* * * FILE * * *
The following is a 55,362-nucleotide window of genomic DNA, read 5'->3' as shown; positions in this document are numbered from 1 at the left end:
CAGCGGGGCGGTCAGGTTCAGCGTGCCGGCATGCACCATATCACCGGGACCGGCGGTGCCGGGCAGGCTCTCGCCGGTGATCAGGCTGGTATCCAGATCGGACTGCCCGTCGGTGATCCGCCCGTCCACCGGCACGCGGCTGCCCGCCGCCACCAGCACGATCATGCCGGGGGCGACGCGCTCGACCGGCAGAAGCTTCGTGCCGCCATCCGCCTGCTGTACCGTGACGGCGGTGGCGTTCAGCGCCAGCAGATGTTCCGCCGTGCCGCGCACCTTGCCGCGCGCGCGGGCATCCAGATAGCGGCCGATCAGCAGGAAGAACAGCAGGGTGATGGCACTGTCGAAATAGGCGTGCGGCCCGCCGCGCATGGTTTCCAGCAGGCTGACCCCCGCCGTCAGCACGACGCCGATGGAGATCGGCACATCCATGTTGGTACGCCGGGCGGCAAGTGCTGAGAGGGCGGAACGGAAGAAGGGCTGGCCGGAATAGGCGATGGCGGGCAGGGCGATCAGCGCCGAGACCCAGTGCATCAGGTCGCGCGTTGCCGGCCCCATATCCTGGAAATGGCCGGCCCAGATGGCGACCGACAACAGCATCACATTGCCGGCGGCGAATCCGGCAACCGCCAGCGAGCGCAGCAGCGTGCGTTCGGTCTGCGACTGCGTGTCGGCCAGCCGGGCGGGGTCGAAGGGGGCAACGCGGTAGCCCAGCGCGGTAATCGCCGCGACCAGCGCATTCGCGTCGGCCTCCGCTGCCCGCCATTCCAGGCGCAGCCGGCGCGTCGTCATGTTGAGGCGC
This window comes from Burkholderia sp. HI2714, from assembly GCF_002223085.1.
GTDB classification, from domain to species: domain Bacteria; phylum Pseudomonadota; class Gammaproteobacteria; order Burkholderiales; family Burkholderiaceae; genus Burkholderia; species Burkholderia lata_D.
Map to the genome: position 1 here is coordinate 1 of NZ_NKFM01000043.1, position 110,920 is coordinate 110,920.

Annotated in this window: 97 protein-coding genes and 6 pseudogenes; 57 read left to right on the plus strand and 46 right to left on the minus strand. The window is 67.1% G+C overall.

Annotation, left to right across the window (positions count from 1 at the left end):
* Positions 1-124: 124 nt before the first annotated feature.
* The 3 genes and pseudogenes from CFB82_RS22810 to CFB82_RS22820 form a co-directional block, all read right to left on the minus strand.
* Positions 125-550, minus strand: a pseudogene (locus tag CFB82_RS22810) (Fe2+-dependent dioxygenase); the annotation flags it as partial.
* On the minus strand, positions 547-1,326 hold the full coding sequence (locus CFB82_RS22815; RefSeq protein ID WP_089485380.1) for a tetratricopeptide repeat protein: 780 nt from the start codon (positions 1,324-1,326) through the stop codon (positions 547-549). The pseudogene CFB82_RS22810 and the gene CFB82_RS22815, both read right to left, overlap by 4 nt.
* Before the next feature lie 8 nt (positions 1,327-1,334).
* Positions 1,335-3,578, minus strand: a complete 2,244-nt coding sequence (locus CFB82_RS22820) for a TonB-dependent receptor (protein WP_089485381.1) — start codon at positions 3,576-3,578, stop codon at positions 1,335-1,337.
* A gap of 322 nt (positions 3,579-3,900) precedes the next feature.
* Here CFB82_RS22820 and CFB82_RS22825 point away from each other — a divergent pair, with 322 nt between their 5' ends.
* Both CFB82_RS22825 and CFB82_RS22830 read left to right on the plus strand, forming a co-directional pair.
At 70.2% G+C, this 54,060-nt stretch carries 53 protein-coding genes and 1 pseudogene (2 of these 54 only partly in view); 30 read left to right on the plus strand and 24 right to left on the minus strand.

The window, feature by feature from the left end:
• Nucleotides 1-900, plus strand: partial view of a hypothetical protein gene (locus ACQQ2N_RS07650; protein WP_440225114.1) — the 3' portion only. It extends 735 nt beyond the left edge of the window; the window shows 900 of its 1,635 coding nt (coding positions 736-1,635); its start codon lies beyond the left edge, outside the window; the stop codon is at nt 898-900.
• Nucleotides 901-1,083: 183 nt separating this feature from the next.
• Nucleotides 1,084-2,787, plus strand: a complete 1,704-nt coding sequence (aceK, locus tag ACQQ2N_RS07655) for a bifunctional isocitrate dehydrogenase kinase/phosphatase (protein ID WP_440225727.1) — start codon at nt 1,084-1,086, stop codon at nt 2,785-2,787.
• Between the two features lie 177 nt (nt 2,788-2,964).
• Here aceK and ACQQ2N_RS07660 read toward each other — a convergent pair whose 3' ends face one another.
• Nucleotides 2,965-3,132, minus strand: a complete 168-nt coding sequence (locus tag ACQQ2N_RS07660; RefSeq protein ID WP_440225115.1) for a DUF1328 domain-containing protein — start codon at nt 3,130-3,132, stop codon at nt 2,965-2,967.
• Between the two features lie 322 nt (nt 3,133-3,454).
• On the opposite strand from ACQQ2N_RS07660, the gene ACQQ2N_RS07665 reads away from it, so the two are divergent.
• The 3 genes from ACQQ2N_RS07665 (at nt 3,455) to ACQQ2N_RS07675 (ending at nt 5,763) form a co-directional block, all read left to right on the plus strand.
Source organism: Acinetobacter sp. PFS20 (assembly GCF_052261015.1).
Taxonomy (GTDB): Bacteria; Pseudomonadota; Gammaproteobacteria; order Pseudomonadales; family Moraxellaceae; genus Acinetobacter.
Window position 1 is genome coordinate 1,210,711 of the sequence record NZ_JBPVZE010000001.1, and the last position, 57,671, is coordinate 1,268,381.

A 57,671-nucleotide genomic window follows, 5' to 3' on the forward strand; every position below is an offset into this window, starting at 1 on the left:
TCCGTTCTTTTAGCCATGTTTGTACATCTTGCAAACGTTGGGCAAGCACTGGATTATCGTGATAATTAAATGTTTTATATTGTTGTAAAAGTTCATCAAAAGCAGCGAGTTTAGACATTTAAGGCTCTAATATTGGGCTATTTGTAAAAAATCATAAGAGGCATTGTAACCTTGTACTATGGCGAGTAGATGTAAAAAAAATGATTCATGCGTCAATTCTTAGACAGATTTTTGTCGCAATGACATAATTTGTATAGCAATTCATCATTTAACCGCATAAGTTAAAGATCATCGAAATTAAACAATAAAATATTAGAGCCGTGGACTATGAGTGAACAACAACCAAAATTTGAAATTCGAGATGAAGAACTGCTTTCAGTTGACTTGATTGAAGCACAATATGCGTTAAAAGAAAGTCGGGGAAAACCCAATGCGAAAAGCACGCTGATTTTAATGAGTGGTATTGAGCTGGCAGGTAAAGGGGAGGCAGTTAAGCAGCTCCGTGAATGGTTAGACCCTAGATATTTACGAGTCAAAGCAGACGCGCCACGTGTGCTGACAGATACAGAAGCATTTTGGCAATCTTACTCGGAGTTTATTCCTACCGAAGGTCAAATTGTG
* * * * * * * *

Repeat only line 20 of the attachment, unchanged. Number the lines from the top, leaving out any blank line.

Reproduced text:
• Nucleotides 901-1,083: 183 nt separating this feature from the next.